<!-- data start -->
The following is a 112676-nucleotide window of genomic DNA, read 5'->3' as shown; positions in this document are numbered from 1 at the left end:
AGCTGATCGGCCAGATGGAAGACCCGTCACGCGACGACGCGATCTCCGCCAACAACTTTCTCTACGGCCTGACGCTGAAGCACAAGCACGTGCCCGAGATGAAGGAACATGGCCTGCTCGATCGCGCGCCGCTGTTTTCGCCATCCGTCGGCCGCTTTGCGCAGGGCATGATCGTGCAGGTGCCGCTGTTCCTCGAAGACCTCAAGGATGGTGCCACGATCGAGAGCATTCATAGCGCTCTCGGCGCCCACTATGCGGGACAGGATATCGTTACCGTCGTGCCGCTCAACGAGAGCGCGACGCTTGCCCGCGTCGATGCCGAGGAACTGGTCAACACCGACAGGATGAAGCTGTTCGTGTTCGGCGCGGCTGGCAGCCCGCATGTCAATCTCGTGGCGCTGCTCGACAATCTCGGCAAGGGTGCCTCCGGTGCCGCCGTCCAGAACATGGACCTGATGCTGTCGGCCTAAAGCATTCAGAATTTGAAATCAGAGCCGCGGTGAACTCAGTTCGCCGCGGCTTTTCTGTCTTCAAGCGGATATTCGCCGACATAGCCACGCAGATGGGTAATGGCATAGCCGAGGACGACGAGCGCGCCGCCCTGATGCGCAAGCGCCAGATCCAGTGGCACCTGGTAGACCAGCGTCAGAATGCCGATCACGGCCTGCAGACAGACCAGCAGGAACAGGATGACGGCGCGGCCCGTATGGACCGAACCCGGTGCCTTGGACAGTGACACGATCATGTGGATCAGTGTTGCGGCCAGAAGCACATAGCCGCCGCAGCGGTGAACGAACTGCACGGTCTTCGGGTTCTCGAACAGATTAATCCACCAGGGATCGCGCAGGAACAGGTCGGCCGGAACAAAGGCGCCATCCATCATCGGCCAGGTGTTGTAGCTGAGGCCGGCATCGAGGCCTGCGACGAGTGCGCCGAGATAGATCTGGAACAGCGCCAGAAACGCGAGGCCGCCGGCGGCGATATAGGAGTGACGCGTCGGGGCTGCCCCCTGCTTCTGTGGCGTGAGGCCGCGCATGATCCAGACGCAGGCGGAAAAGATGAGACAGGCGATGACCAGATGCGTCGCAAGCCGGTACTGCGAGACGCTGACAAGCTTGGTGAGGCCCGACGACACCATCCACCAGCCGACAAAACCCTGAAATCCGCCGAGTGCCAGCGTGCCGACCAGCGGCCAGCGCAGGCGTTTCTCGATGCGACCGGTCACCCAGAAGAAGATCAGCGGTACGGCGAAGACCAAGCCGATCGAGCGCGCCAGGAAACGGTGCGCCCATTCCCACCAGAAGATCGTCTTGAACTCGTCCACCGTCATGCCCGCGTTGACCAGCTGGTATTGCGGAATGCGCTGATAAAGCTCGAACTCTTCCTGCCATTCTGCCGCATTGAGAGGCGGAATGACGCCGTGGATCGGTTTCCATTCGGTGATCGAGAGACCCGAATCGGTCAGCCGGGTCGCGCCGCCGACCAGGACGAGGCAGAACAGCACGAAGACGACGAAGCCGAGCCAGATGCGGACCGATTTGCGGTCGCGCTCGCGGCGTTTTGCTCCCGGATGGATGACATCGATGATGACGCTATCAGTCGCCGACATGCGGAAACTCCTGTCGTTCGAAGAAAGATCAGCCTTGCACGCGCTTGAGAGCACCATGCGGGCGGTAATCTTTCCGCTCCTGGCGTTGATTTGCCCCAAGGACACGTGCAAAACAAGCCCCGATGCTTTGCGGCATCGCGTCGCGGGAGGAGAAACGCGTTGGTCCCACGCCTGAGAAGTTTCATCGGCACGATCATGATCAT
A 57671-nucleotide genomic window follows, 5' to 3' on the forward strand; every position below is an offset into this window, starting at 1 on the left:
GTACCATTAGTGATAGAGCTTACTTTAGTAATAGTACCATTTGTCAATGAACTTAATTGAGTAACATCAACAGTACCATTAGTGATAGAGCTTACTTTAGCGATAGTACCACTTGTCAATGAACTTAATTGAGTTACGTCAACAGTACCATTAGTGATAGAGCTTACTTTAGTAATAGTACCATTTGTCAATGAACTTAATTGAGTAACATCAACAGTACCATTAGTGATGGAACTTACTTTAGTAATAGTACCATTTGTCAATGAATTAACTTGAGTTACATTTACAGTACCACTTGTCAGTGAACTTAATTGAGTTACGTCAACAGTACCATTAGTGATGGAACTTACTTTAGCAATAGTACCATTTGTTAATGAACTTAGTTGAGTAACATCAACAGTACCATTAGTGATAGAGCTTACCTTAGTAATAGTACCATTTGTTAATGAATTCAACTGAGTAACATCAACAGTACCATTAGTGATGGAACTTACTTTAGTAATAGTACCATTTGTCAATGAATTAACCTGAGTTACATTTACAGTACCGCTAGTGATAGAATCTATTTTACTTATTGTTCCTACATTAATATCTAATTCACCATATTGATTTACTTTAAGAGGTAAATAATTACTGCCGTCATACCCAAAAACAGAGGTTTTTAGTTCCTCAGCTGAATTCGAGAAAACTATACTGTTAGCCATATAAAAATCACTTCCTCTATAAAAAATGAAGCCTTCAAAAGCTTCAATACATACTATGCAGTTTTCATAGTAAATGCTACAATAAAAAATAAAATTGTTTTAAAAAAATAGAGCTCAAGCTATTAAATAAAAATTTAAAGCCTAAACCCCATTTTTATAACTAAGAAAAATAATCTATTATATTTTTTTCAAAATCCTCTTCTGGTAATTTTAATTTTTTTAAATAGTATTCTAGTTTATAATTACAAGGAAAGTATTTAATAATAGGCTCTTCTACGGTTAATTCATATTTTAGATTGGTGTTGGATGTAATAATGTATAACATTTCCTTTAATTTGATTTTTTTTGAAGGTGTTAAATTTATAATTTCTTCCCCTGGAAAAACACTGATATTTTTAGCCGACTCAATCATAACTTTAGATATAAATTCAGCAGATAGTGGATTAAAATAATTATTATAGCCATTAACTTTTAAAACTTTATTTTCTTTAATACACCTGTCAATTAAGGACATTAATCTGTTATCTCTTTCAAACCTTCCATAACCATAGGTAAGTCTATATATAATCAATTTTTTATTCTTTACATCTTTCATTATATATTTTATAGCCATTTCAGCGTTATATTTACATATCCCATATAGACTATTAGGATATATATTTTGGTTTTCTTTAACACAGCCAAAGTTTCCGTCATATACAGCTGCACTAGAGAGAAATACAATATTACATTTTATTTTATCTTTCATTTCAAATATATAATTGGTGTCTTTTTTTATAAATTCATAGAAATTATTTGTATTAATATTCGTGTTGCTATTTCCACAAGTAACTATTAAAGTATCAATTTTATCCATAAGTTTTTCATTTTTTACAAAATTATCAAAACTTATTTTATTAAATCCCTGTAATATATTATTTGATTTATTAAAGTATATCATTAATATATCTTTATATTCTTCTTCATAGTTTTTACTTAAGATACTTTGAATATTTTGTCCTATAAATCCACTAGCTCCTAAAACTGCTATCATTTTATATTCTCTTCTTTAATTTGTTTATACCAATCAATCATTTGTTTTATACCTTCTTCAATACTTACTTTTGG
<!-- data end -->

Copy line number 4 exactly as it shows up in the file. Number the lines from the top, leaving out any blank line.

GTACCATTAGTGATAGAGCTTACTTTAGTAATAGTACCATTTGTCAATGAACTTAATTGAGTAACATCAACAGTACCATTAGTGATAGAGCTTACTTTAGCGATAGTACCACTTGTCAATGAACTTAATTGAGTTACGTCAACAGTACCATTAGTGATAGAGCTTACTTTAGTAATAGTACCATTTGTCAATGAACTTAATTGAGTAACATCAACAGTACCATTAGTGATGGAACTTACTTTAGTAATAGTACCATTTGTCAATGAATTAACTTGAGTTACATTTACAGTACCACTTGTCAGTGAACTTAATTGAGTTACGTCAACAGTACCATTAGTGATGGAACTTACTTTAGCAATAGTACCATTTGTTAATGAACTTAGTTGAGTAACATCAACAGTACCATTAGTGATAGAGCTTACCTTAGTAATAGTACCATTTGTTAATGAATTCAACTGAGTAACATCAACAGTACCATTAGTGATGGAACTTACTTTAGTAATAGTACCATTTGTCAATGAATTAACCTGAGTTACATTTACAGTACCGCTAGTGATAGAATCTATTTTACTTATTGTTCCTACATTAATATCTAATTCACCATATTGATTTACTTTAAGAGGTAAATAATTACTGCCGTCATACCCAAAAACAGAGGTTTTTAGTTCCTCAGCTGAATTCGAGAAAACTATACTGTTAGCCATATAAAAATCACTTCCTCTATAAAAAATGAAGCCTTCAAAAGCTTCAATACATACTATGCAGTTTTCATAGTAAATGCTACAATAAAAAATAAAATTGTTTTAAAAAAATAGAGCTCAAGCTATTAAATAAAAATTTAAAGCCTAAACCCCATTTTTATAACTAAGAAAAATAATCTATTATATTTTTTTCAAAATCCTCTTCTGGTAATTTTAATTTTTTTAAATAGTATTCTAGTTTATAATTACAAGGAAAGTATTTAATAATAGGCTCTTCTACGGTTAATTCATATTTTAGATTGGTGTTGGATGTAATAATGTATAACATTTCCTTTAATTTGATTTTTTTTGAAGGTGTTAAATTTATAATTTCTTCCCCTGGAAAAACACTGATATTTTTAGCCGACTCAATCATAACTTTAGATATAAATTCAGCAGATAGTGGATTAAAATAATTATTATAGCCATTAACTTTTAAAACTTTATTTTCTTTAATACACCTGTCAATTAAGGACATTAATCTGTTATCTCTTTCAAACCTTCCATAACCATAGGTAAGTCTATATATAATCAATTTTTTATTCTTTACATCTTTCATTATATATTTTATAGCCATTTCAGCGTTATATTTACATATCCCATATAGACTATTAGGATATATATTTTGGTTTTCTTTAACACAGCCAAAGTTTCCGTCATATACAGCTGCACTAGAGAGAAATACAATATTACATTTTATTTTATCTTTCATTTCAAATATATAATTGGTGTCTTTTTTTATAAATTCATAGAAATTATTTGTATTAATATTCGTGTTGCTATTTCCACAAGTAACTATTAAAGTATCAATTTTATCCATAAGTTTTTCATTTTTTACAAAATTATCAAAACTTATTTTATTAAATCCCTGTAATATATTATTTGATTTATTAAAGTATATCATTAATATATCTTTATATTCTTCTTCATAGTTTTTACTTAAGATACTTTGAATATTTTGTCCTATAAATCCACTAGCTCCTAAAACTGCTATCATTTTATATTCTCTTCTTTAATTTGTTTATACCAATCAATCATTTGTTTTATACCTTCTTCAATACTTACTTTTGG